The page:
• Grade A Medium Amber – has an amber color with a richer flavor
  • Grade A Dark Amber – has dark coloring with a robust flavor
  • Grade B – contains very dark coloring with a strong flavor
  • Commercial Grade – the darkest color and strongest flavor, ideal for commercial foods

It is important to understand that different grades only reflect the darkness of its coloring and the richness of its flavor; a Grade B maple syrup is just as good as a Grade A Light Amber but holds a stronger flavor and deeper coloring. That being said, many consumers tend to go for the lighter-colored maple syrups with the subtler flavoring since it mixes well with other foods and flavors. Finally, many bottles will simply say Grade A and then describe the coloring and flavor; for instance, if a maple syrup label states “Grade A – Amber Color and Rich Taste” it would be classified as Grade A Medium Amber.

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Infusing Maple Syrup with Cannabinoids

Now that we have a better appreciation as to how miraculous maple syrup really is, let’s boost its magical abilities even more by infusing it with CBD!

We already hinted that this is a much quicker process than infusing oil or butter; typically in less than 3 hours, you can complete the entire infusion process with maple syrup (including preparation), which gives it another sweet point in its overall goodness and ease rating.


A competent chef will ensure all required materials (cooking equipment and recipe ingredients) are in supply and on hand before proceeding with this recipe. Because the CBD hemp flower strain you choose must be decarboxylated prior to beginning the sous vide process, there are a few extra kitchen supplies you will need to accomplish that initial task.

In all, you should have at least the following kitchen supplies with which to work:

  • Cooking Sheet – used to decarboxylate your plant materials
  • Herb Grinder – used to grind your plant materials before decarboxylation
  • Parchment Paper – to spread plant materials on for decarboxylation
  • 16-ounce Mason Jar – contains the maple syrup and CBD hemp flower strain
  • Cheesecloth – for keeping plant materials separate from maple syrup
  • Twist Tie – ties the cheesecloth into a “teabag”
  • Sous Vide Precision Cooker – the equipment used for the infusion process
  • Water Container – should be able to hold about 12 quarts of water

If you normally keep decarboxylated CBD hemp flower strains (and CBD kief strains) in stock, you can scratch the cooking sheet, herb grinder, and parchment paper from the above list. Many of our dedicated CBD infusers do make it a standard practice to keep a varied inventory of decarboxylated materials at the ready since it will keep well for a long time and saves time during the infusion process.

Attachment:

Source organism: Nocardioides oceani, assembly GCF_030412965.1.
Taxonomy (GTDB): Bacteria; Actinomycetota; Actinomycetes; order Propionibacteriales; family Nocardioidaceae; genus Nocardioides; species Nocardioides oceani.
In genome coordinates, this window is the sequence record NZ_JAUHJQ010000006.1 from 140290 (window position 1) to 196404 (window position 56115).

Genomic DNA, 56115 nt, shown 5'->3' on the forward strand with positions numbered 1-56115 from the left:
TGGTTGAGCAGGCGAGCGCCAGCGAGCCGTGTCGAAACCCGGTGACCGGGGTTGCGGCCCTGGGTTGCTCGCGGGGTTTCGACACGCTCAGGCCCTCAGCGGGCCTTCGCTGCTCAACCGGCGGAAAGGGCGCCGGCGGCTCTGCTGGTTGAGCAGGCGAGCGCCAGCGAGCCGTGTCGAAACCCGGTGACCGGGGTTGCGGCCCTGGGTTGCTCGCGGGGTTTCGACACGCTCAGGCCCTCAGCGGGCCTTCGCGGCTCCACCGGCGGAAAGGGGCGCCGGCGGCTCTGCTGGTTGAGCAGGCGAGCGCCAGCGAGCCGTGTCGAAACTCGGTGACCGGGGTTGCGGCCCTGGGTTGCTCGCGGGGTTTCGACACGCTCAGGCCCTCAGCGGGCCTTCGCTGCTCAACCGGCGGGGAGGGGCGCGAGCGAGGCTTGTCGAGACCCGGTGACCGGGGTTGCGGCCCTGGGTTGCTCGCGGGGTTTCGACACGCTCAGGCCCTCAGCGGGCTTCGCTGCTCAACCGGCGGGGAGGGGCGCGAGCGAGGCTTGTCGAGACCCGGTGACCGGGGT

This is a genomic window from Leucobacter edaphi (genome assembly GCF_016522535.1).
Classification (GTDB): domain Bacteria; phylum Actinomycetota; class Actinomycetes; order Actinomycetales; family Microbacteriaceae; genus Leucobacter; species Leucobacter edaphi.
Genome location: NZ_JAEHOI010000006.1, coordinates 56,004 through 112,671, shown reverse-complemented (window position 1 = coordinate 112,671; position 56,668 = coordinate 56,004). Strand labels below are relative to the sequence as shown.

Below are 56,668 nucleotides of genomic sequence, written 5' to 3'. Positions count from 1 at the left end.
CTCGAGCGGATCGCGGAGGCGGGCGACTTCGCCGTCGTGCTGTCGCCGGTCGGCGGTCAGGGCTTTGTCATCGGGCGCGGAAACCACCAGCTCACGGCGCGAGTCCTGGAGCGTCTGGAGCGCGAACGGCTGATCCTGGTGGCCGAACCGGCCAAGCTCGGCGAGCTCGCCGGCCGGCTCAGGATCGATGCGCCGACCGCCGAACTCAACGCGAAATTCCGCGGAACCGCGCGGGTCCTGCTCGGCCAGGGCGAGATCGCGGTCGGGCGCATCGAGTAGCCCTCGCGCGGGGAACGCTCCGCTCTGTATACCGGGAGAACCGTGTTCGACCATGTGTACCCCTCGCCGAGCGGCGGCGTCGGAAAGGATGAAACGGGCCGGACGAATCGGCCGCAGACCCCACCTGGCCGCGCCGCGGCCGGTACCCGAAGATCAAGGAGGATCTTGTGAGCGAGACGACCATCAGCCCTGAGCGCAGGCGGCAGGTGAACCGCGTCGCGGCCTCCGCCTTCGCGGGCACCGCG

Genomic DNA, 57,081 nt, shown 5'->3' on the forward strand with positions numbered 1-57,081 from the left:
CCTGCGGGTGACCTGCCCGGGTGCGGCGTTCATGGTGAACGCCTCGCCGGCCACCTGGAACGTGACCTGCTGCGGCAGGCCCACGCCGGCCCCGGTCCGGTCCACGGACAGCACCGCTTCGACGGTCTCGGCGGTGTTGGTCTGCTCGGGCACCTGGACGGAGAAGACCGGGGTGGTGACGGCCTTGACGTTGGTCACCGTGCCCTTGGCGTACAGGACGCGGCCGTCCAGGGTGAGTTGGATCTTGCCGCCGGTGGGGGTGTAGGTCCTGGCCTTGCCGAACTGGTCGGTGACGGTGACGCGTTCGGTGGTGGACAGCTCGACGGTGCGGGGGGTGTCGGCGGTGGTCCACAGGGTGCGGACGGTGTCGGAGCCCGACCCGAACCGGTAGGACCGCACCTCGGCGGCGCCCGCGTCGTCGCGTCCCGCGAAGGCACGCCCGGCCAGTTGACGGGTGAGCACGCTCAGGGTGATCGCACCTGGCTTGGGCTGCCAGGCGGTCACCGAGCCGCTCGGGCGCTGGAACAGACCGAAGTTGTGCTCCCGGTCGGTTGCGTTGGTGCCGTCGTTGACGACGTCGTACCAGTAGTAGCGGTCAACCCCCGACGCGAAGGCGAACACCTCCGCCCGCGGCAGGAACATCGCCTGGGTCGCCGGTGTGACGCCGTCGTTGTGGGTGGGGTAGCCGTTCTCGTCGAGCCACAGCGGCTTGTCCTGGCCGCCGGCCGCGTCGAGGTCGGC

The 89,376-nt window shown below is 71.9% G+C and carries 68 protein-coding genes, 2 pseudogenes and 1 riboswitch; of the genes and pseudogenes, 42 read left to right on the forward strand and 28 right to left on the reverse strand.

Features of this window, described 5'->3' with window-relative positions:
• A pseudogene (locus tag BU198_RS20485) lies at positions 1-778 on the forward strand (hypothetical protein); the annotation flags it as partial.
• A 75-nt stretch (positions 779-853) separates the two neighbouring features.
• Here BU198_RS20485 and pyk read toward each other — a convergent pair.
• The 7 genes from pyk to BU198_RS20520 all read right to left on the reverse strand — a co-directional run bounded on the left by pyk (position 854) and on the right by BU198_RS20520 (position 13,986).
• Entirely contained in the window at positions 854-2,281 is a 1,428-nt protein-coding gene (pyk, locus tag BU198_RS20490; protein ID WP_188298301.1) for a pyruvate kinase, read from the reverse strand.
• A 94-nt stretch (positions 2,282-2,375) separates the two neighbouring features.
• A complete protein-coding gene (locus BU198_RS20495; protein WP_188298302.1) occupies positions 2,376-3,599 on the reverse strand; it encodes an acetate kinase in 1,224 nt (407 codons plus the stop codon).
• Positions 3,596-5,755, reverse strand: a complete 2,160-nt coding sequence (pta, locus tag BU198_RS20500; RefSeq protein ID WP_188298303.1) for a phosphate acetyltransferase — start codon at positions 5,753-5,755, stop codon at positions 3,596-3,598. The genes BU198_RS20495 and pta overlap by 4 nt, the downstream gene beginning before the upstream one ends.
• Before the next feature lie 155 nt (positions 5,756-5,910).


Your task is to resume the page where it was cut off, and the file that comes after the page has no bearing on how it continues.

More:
• 1 cup of maple syrup
  • ½ ounce of Fern Valley Farm CBD Hemp Flower Shake/Trim

You get to decide which grade of maple syrup you wish to use but we do recommend a grade with a stronger maple taste to offset flavors pulled from the plant materials during the infusion process.

You also get to choose the CBD hemp flower strain for this process. Since we want to also measure the cannabinoids ending up in the maple syrup, we will assume that ½ ounce of our top-notch CBD shake/trim is selected for the infusion process.


The first two steps entail preparing your plant materials by decarboxylating them. Those of you who maintain an existing inventory of decarboxylated materials can jump to step 3 of these directions.

  1. DECARBOXYLATION STEP – grind plant materials into a fluffy mound; this makes for a more thorough decarboxylation of all plant materials put into the oven.
  2. DECARBOXYLATION STEP – set your oven at 250˚F and place a sheet of parchment paper on top of a cooking sheet; sprinkle your newly-ground plant materials evenly across the parchment paper and slide the cooking sheet onto the center rack of your oven. After about 15 or 20 minutes, your plant material should be browner and feel a bit crunchy. If so, your plant materials are properly decarboxylated.
  3. Prepare your water bath by filling a 12-quart rectangular container (or larger) about ¾ full of water. Insert your precision cooker into the bath and turn it on, setting the temperature to 185˚F and the timer for 2 hours. This will provide enough time to infuse the cannabinoids from your plant materials into the maple syrup.
  4. Cut a piece of cheesecloth big enough to hold all your decarboxylated materials. Pull together the four corners and tie them together with a twist tie. You should have what looks like a large tea bag. Place this into your mason jar.
  5. Pour the maple syrup into the mason jar. Make sure the lid is screwed back on airtight. Set the mason jar into the water bath as the temperature rises to 185˚F (as the water rises to the right heat level, it gradually initiates the infusion process without harming your maple syrup). The timer will start its countdown once the water reaches the target temperature. Throughout the infusion process, the precision cooker will maintain an even and accurate temperature.